Heaven Help Us

From The American Spectator

Why does the cultural and political traffic between the U.S. and Europe so often involve our borrowing the worst features of each other’s systems? Our most advanced thinkers somehow imagine that Europe’s economically top-heavy yet largely undefended social democracies and liberal internationalism are the dernier cri of advanced political thinking while theirs just can’t wait to import our disastrous education system along with the egalitarianism and feminist-inspired political correctness which has done so much to ruin it. Culturally, too, the exchange — though once fruitful on both sides as Europe exported what turned out to be great American film directors like Ernst Lubitsch and American film noir proved hugely influential on the French New Wave — now seems barren at best. It wasn’t long ago when the winner of the Palme d’Or at Cannes was pretty sure to be a good movie, or at least to be a pretty good movie, whereas now it’s more like the Oscar for Best Picture and thus pretty sure to be a bad movie.

Or like this year’s winner at Cannes, which was Terrence Malick’s Tree of Life, to be rewarded for its vices, which are an American style (I’m afraid) elephantiasis of the montage and an absurdly overblown self-conscious artiness. But, like the pursuit of the elusive White Whale of the Great American Novel, that of some would-be ne plus ultra of the cinema such as this can have only deleterious effects on the artistic product. What the movies can actually do well, in other words, is at odds with excessive artistic ambition like Mr Malick’s. Not only has his career-long case of inert ponderousness continued into his new movie, but he has added to it an even more pseudish metaphysical dimension. In the midst of its evidently autobiographical account of growing up in a small town in Texas in the 1950s, it produces images of what I take to be the birth of the universe and excerpts (reluctantly but necessarily!) of the earth’s evolutionary history.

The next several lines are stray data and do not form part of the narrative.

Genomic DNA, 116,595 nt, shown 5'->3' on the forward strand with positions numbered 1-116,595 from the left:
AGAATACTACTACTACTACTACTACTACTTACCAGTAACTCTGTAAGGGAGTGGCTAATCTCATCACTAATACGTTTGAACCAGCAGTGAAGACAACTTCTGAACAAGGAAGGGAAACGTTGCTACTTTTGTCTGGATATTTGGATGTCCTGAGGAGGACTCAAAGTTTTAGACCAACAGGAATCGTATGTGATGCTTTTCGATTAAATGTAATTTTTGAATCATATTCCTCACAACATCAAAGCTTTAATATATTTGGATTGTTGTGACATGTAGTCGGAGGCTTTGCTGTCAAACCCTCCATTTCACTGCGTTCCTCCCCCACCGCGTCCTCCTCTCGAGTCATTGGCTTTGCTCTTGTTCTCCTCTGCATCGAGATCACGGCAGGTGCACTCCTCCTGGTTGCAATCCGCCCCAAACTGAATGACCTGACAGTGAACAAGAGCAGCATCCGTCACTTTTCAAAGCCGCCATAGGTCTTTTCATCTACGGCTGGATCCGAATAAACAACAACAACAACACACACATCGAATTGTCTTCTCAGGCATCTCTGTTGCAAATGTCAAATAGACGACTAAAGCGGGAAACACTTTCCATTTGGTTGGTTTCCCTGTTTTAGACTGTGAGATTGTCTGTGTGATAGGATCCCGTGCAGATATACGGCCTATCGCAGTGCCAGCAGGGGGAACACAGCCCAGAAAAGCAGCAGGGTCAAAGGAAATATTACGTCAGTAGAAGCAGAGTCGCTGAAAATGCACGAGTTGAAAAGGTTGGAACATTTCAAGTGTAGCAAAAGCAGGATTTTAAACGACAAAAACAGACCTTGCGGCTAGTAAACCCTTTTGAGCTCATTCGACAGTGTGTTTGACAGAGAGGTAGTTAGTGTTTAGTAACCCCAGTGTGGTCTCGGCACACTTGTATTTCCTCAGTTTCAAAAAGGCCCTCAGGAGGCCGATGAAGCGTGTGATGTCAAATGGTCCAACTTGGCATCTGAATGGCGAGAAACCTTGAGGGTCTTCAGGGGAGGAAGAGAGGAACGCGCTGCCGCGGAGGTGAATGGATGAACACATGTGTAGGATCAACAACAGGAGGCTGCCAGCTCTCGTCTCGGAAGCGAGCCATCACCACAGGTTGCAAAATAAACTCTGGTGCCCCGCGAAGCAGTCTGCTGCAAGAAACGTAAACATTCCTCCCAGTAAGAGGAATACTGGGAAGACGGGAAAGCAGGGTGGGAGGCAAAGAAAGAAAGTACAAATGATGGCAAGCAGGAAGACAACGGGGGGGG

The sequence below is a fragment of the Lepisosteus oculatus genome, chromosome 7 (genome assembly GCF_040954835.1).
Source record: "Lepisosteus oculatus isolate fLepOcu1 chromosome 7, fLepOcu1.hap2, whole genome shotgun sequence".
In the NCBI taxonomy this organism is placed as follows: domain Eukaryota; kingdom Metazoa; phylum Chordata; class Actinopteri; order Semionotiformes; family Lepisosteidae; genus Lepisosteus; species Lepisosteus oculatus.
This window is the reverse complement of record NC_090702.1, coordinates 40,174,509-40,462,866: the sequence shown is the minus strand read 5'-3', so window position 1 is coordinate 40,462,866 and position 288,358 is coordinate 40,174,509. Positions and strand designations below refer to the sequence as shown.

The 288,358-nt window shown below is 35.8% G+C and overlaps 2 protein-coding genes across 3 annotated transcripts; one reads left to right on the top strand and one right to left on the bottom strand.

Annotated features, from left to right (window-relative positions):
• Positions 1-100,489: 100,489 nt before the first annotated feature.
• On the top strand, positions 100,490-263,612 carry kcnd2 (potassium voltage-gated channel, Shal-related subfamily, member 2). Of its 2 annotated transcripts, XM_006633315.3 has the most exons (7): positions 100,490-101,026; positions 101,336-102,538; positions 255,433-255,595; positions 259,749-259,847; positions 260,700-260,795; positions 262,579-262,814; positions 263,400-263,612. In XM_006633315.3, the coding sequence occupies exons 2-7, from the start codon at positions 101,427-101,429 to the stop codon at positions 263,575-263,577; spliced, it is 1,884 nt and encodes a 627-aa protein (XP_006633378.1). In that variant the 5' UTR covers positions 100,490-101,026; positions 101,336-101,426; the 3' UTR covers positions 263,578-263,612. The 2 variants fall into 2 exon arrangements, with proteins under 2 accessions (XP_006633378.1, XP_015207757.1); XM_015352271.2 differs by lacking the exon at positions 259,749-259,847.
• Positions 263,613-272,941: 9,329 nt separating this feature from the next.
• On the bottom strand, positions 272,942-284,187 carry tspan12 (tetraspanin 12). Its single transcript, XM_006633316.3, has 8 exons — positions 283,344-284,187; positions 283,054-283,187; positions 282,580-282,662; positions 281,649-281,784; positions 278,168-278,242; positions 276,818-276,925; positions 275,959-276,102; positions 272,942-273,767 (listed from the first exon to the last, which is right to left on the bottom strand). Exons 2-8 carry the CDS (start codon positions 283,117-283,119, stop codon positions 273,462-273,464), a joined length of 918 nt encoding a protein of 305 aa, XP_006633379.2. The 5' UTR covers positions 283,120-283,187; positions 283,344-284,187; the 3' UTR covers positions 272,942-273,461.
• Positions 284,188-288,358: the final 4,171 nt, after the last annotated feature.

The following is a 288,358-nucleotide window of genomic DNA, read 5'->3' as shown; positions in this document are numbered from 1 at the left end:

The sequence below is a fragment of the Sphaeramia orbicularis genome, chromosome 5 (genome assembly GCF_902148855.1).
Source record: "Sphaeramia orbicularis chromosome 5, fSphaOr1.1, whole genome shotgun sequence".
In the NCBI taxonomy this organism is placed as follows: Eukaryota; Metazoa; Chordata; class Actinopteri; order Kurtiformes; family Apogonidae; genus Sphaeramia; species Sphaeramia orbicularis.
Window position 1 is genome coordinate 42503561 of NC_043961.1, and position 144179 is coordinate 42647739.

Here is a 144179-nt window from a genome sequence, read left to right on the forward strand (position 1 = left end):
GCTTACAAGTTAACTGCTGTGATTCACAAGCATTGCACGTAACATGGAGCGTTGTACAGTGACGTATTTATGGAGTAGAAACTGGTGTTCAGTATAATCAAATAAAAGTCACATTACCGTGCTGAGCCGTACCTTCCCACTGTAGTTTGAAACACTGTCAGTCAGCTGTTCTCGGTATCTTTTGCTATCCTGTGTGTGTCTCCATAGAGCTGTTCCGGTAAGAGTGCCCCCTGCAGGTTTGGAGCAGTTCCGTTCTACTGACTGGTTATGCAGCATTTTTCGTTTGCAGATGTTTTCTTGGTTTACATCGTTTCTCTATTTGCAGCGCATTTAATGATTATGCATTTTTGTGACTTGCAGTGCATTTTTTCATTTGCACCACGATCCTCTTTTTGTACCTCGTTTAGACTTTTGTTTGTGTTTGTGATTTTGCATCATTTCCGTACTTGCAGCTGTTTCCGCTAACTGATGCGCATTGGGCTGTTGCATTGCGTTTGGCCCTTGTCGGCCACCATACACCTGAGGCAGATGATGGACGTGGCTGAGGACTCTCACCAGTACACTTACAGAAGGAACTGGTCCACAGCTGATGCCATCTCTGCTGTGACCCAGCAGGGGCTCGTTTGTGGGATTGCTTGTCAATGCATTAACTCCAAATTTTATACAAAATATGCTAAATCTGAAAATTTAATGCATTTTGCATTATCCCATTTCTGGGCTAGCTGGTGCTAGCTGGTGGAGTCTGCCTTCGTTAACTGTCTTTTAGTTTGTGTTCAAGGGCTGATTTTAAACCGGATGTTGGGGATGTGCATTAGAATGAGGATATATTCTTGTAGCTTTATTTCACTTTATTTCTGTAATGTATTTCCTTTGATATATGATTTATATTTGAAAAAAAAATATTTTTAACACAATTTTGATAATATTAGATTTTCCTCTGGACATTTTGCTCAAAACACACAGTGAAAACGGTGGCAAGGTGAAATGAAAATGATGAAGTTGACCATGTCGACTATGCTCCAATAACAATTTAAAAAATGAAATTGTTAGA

This is presumably Mr Malick’s way of attaching what might have been an engaging story for its own sake to ultimate things, but the presence of the latter can only seem arbitrary and distracting. These ultimate things include what appears to be — he does not provide any sort of critical gloss to confirm it — a vision of heaven as a beach with not very happy-looking people milling aimlessly around on it, among whom the now-grown boy from the 1950s segments, played by Sean Penn, finds his father (Brad Pitt), mother (Jessica Chastain) and now-dead brother as they were then. This vision of the hereafter also seems rather arbitrary. Why should their heavenly selves be identical to his memory of them instead of as they were at quite another time of their lives? Perhaps it’s not heaven after all but only a dream taking place inside the head of Sean Penn’s character. And who cares anyway? The people involved already have no substance apart from his memories of them.